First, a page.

One of the most prevalent additive manufacturing processes, the powder bed fusion process, is driven by a moving heat source that melts metals to build a part. This moving heat source, and the subsequent formation and moving of a melt pool, plays an important role in determining both the geometric and mechanical properties of the printed components. The ability to control the melt pool during the build process is a sought after mechanism for improving quality control and optimizing manufacturing parameters. For this reason, efficient models that can predict melt pool size based on the process input (i.e., laser power, scan speed, spot size and scan path) offer a path to improved process control.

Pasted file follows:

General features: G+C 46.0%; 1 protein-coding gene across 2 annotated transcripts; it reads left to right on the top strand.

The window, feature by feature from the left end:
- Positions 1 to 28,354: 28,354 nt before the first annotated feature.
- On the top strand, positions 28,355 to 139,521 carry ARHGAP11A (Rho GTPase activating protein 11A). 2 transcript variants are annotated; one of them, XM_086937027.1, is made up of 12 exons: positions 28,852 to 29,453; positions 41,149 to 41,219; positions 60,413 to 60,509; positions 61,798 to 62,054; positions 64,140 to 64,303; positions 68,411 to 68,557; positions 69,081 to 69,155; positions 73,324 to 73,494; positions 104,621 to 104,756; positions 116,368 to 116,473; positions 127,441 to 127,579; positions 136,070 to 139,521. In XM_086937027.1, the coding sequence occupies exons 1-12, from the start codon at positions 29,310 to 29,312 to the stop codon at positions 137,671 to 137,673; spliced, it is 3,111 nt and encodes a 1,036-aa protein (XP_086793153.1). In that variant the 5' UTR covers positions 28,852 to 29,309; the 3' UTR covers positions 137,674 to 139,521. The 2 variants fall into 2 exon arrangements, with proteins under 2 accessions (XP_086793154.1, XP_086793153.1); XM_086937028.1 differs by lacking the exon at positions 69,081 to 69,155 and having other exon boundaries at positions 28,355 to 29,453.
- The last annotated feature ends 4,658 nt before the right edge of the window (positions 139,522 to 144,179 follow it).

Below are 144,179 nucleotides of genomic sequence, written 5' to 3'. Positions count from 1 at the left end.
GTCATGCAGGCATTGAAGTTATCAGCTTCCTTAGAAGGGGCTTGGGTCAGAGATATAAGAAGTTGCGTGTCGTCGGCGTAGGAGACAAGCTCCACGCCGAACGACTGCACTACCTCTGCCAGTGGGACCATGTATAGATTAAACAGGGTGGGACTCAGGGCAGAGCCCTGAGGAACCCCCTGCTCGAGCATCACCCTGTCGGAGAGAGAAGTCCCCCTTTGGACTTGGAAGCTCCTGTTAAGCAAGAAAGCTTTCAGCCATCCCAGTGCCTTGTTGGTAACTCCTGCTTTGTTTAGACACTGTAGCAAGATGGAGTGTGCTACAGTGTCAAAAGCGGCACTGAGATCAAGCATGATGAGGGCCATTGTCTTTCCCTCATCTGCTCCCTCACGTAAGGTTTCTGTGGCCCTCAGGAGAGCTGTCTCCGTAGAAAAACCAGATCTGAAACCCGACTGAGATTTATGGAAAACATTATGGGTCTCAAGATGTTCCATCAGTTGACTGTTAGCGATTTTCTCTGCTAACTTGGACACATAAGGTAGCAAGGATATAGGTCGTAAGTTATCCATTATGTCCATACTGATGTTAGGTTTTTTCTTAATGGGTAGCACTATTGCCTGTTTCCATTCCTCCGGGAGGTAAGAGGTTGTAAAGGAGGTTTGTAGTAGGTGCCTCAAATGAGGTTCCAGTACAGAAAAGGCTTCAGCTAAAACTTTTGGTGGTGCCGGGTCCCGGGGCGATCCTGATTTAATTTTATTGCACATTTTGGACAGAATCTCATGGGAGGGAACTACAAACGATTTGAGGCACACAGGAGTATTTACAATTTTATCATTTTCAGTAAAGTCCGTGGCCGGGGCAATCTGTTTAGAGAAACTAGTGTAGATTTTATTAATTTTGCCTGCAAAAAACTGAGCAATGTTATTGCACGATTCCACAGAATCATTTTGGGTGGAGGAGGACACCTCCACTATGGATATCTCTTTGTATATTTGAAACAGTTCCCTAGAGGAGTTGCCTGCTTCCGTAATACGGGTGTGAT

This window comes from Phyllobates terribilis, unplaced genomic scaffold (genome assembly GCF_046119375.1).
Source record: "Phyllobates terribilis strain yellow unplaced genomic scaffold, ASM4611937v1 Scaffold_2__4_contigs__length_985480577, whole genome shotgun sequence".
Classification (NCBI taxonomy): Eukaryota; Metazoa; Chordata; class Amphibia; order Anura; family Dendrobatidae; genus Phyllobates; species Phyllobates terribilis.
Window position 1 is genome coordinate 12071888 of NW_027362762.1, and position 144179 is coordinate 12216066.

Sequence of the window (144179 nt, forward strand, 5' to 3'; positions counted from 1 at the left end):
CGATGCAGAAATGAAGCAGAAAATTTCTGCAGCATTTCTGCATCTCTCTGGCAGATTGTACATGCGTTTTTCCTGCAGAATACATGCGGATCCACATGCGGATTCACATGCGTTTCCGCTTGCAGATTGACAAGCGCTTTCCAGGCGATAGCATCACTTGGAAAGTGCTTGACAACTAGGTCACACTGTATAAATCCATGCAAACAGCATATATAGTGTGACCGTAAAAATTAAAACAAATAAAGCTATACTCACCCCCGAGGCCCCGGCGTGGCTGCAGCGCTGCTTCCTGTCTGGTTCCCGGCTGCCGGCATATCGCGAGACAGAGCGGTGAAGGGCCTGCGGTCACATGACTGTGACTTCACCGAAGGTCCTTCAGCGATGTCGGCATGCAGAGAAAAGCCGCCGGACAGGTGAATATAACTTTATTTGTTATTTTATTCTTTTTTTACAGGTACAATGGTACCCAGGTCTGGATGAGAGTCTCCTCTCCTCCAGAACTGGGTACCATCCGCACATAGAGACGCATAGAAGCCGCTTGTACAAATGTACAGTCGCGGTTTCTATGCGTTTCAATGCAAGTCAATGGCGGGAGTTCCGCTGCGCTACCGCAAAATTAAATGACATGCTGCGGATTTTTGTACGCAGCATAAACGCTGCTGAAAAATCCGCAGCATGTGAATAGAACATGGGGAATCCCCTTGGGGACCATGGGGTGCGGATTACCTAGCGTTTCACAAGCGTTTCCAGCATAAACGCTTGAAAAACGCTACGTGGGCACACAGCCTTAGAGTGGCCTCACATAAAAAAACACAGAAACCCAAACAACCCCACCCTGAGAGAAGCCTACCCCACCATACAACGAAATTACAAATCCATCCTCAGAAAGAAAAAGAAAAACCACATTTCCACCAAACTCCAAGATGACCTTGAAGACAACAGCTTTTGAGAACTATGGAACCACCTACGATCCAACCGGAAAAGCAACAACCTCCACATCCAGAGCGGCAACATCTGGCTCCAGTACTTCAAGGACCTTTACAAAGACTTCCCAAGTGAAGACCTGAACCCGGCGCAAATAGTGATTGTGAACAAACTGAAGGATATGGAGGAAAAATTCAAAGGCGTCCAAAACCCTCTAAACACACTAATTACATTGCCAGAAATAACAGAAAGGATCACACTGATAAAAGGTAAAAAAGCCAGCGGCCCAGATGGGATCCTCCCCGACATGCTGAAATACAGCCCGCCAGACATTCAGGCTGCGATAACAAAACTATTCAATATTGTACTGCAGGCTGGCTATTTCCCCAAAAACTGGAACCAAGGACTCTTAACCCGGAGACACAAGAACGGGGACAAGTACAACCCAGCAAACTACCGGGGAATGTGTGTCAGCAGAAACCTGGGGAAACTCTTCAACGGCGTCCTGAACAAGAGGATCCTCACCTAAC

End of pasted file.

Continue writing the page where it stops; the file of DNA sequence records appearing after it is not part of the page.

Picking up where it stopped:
Towards improved process control, a data-driven melt pool prediction model is built with a neighborhood-based neural network and trained using experimental data from the National Institute of Standards and Technology (NIST). The model considers the influence of both manufacturing parameters and laser scan paths. The scan path information is encoded using two novel neighborhood features of the neural network through locality. The neural network is used to generate a surrogate model, and we demonstrate how the performance of the resulting surrogate model can be further improved by using several ensemble methods. We then demonstrate how the trained surrogate model can be used as a forward solver for developing novel laser power design algorithms. The resulting laser power plan is designed to keep melt pool size as constant as possible for any given scan pattern. The algorithm is implemented and validated with numerical experiments.